Flea Market Renoir Was Stolen from Baltimore Museum of Art — And the BMA Wants it Back

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When a story is too good to be true, alas, it often is. Earlier this month, we told you about the Baltimore native who bought a painting at a West Virginia flea market that turned out to be an authentic Renoir. The painting, “On the Shore of the Seine,” was authentic all right — and also authentically stolen from the Baltimore Museum of Art back in 1951.
One of the best things about this story is the intrepid investigation by the Washington Post reporter who uncovered the clues that led to the mystery’s unraveling. BMA officials had been claiming that they’d never shown the Renoir, but the Post found records showing that its previous owner, Baltimore art collector Saidie May, had loaned it to the museum in 1937. In 1951, BMA records revealed, the painting was stolen from the museum by persons unknown.

Now, the fight begins. Does the painting belong to the BMA? Director Doreen Bolger sure thinks so:  “We want the painting back. That painting was associated with her, and she’s one of the most important donors in the museum,” she told the Post. “It was her decision that it would come to us.” But the Potomack Company, the auction house that was set to sell the painting before its origin story was revealed, isn’t convinced that it really belongs to the BMA:  “We want to see a police report [indicating that the painting was stolen],” says auction house president Elizabeth Wainstein. “We would not sell the painting until we know the proper owner. We just need to the know the truth.” And then, confusingly, some art experts are saying that the real owners should be whatever company insured the painting at the time of its disappearance. But no one is exactly sure who that is.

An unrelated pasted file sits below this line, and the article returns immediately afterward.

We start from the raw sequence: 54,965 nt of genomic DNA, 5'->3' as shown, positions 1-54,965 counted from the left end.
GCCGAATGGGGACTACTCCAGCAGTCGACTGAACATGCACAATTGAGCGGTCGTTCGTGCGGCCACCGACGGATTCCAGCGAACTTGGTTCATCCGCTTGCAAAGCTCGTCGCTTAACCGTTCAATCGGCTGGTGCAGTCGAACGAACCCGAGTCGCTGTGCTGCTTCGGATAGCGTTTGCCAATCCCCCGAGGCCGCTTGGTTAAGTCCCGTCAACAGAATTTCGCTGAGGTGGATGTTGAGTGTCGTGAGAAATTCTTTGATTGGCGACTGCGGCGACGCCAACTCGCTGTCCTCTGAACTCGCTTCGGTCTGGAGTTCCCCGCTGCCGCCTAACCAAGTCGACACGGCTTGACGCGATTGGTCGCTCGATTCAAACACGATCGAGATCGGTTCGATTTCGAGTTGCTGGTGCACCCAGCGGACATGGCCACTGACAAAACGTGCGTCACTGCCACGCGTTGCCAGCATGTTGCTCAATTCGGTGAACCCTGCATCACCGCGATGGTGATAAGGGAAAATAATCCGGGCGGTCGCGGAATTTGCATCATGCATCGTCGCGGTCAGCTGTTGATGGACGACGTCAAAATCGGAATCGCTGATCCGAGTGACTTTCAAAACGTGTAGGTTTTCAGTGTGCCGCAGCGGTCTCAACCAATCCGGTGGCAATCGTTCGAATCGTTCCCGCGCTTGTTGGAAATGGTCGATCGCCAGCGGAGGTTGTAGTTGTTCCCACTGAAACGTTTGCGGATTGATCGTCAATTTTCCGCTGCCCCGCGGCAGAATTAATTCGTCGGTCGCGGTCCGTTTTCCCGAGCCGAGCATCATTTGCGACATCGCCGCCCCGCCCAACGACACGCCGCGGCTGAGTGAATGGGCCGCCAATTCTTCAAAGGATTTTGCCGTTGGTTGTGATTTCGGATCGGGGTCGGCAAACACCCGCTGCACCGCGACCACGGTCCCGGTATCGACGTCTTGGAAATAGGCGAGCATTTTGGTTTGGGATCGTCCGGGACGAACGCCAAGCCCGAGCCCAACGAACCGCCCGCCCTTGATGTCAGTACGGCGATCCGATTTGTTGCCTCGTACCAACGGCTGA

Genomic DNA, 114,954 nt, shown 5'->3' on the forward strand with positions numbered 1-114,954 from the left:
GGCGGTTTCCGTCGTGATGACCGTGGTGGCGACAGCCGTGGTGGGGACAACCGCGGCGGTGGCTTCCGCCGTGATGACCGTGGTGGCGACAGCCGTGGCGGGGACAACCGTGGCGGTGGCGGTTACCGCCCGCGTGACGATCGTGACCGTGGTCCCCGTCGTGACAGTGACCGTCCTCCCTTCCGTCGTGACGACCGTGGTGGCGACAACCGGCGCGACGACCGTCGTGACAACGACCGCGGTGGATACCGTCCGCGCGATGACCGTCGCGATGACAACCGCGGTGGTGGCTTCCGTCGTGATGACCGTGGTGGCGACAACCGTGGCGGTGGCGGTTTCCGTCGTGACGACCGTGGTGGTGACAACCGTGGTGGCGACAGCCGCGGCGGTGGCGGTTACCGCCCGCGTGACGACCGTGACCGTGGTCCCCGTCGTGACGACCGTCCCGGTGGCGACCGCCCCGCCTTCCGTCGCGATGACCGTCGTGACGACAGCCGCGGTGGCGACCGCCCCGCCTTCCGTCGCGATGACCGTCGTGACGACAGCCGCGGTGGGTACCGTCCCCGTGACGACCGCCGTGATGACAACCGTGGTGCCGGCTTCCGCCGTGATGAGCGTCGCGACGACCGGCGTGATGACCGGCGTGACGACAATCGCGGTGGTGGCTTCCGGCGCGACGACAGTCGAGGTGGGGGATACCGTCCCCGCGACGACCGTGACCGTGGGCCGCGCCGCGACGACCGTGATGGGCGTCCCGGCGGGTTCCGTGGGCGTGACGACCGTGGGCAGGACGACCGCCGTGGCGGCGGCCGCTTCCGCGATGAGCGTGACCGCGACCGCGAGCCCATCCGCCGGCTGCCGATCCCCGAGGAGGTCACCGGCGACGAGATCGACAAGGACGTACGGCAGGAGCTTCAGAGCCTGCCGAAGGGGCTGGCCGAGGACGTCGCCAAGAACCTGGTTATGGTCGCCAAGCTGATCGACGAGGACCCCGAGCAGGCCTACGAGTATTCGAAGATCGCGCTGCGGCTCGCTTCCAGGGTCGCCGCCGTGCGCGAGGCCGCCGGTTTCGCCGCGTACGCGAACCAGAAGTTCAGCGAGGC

The BMA has been stolen from before, and on a far grander scale. In 1984, thieves walked away with 34 Old Masters prints; in 1989, 16 antique watches were snagged from the Museum’s decorative arts wing. The majority of those were recovered within a year.

The FBI has taken control of the case. Expect a romantic comedy version of the story (complete with the romance-enabling ghost of Renoir) in a couple of years.

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  1. Why did it take a Washington Post writer to uncover the story? Shouldn’t the auction company have done more research or did they see it as a way to make big $$? I think the auction company should be the ones to uncover “the truth” before sending out press releases to sensationalise the story.

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